5 Tennis Drills to Practice on a Court

5 Tennis Drills to Practice on a Court|

There is a popular theory that 10,000 hours of practice can give you mastery over a task.

Tennis offers great exercise, but it requires practice. What’s more, it’s a game you can play your entire life. If you love the game, you’ll have decades to work on your skills.

So, if practice does indeed make perfect, let’s take a look at some of the exercises you can work at on the court. Keep reading to discover 5 tennis drills that are sure to improve your game.

1) Racket Dribbling

While a tennis match takes at least two players, many of these drills can be practiced by yourself. Racket dribbling is one of the recommended tennis drills for beginners. This is one of the easiest tips to pick up.

Hold the tennis racket with your forehand grip. From here, bounce a ball on the face of the racket. Try to keep the ball hitting the same spot. This drill works on hand-eye coordination.

As you improve, increase the speed of the dribble, keep track of the dribbles and length of time. It sounds simple, but it’s one of the best tennis drills for kids through adults.

2) Spider Run

The game is not all about hand-eye coordination. Equally important are tennis footwork drills. The spider run is an effective routine to quicken your steps.

To run the spider, put two tennis balls at the corners of the baseline and singles edge. Place two more at the singles edge and the service line. Standing in the center of the grid, run to each of the balls and return to the center.

These movements replicate the footwork needed when playing a match. The more this drill is practiced, the faster you’ll find yourself moving about the court.

3) Volley to Volley

A volley in tennis is a shot where the player strikes the ball before it hits the ground. Volleys are a critical aspect of the game. Fortunately, there is a great drill for practicing them.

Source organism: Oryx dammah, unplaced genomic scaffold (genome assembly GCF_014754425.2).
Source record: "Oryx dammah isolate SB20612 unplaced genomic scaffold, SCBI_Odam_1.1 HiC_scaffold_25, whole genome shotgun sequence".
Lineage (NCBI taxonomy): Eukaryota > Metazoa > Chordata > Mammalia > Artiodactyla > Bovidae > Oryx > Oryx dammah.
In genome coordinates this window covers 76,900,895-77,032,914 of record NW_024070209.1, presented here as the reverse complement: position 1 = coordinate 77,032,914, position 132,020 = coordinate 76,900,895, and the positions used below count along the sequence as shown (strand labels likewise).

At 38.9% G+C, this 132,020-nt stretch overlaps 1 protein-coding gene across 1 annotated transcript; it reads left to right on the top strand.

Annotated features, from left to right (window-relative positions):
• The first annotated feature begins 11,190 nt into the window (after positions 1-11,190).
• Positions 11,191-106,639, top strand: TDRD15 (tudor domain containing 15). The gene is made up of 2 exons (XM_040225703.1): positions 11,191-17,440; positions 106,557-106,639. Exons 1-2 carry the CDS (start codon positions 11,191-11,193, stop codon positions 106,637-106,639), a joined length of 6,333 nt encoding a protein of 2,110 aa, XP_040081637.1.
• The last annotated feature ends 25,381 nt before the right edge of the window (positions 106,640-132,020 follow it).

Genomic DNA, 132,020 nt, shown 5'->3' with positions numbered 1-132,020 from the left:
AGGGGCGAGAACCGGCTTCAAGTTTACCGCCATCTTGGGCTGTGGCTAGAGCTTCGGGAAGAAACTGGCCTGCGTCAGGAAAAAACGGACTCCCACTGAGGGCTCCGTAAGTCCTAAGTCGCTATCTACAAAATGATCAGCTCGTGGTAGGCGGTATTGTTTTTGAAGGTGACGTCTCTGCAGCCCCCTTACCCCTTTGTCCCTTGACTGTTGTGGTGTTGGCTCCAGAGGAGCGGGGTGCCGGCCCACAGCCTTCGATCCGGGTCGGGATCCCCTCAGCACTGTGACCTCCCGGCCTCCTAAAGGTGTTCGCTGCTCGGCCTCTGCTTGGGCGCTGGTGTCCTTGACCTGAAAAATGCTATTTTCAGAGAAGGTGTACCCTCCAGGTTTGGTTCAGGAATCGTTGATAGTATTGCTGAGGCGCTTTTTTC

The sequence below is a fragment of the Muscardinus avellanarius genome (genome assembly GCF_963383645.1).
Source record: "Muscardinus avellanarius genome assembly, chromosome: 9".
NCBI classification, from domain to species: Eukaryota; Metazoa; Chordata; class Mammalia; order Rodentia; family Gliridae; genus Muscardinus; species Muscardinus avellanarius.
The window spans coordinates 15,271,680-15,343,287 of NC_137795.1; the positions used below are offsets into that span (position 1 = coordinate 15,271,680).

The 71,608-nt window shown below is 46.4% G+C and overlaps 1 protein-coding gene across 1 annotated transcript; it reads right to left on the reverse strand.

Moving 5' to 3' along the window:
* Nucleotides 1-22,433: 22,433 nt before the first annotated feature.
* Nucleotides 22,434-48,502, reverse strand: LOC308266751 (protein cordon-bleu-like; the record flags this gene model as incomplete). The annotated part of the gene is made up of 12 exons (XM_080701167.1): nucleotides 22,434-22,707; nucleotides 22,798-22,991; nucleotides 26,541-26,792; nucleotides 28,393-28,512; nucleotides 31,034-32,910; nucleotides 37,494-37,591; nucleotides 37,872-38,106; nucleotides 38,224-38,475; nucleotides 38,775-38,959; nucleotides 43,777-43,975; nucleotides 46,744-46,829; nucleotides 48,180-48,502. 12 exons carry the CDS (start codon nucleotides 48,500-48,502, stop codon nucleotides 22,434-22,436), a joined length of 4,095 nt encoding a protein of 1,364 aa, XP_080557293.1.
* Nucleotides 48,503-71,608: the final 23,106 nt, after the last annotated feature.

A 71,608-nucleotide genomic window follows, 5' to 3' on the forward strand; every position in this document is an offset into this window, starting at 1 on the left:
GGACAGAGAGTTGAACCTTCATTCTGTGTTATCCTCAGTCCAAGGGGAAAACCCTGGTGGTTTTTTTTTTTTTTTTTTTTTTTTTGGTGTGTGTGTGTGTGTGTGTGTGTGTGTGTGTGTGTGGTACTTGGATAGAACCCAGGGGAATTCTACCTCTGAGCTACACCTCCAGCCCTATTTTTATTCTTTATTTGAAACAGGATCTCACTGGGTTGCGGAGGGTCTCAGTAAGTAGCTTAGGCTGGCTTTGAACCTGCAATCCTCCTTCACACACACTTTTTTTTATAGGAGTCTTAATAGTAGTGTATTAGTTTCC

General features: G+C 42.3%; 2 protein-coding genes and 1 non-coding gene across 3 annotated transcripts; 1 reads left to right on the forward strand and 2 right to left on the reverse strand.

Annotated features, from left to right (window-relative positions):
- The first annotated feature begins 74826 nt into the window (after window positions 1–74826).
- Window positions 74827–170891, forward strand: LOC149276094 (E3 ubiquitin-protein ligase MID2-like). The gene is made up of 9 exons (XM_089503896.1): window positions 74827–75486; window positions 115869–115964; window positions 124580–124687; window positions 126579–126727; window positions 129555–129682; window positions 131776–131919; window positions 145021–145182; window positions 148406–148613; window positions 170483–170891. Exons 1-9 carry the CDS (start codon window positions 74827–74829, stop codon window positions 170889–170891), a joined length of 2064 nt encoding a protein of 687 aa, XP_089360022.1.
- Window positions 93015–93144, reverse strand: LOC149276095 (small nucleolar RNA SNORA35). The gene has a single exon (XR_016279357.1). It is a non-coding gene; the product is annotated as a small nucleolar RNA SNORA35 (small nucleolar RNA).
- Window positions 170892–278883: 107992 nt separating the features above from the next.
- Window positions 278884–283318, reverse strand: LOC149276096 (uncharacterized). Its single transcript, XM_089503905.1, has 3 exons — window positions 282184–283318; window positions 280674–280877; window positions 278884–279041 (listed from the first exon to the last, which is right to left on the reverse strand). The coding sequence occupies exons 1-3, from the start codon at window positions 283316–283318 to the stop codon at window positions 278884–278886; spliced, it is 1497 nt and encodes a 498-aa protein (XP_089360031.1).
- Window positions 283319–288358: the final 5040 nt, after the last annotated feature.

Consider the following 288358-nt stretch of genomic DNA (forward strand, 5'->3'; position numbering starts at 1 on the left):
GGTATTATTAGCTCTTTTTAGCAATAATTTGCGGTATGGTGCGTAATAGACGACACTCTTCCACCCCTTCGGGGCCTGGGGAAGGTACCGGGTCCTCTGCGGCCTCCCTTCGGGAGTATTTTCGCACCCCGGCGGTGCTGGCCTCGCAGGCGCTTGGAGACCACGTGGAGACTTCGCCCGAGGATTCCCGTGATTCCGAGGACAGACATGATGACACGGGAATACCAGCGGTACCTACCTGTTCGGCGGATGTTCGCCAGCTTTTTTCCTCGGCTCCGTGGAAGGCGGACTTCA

The drill requires two players. Each will stand at the service line on either side of the net. Begin by hitting the ball across the net. The other player will volley the ball back. Continue hitting these short volleys back and forth.

With practice, your volley game will dramatically improve.

4) Overhead Return

During a game, it’s common to get caught at the net with the ball soaring above your head. However, there are tennis drills for groups that focus on overhead returns.

Start on the baseline of the court with another player on the other side. To begin, run up within arm’s length of the net. At this point, the other player will feed you and overhead lob. The trick is to return to the backcourt fast enough to hit the lob.

Speed, backpedaling, and awareness are all on display in the overhead return.

5) Backhand-Forehand Alternation

A difficult aspect of tennis is alternating between forehand and backhand. When you watch professional players, they make it look easy. Yet, with practice, you can hone your game.

Start in the backcourt; the player across will hit your forehand side.  Return with your forehand swing. The next hit will go to your backhand side. Alternate sides with each hit. It doesn’t have to be a powerful shot; this is a drill after all.

The idea is to work on your ability to alternate between fore and backhand grip. This will also improve your lateral movement and swing.

Practice these Tennis Drills

Whether you are new to the game or have been playing for years, there is always room for improvement. Practice these tennis drills the next time you are on the court.

This is just the beginning. Next, take a look at some coach’s tips to enhance your skills.

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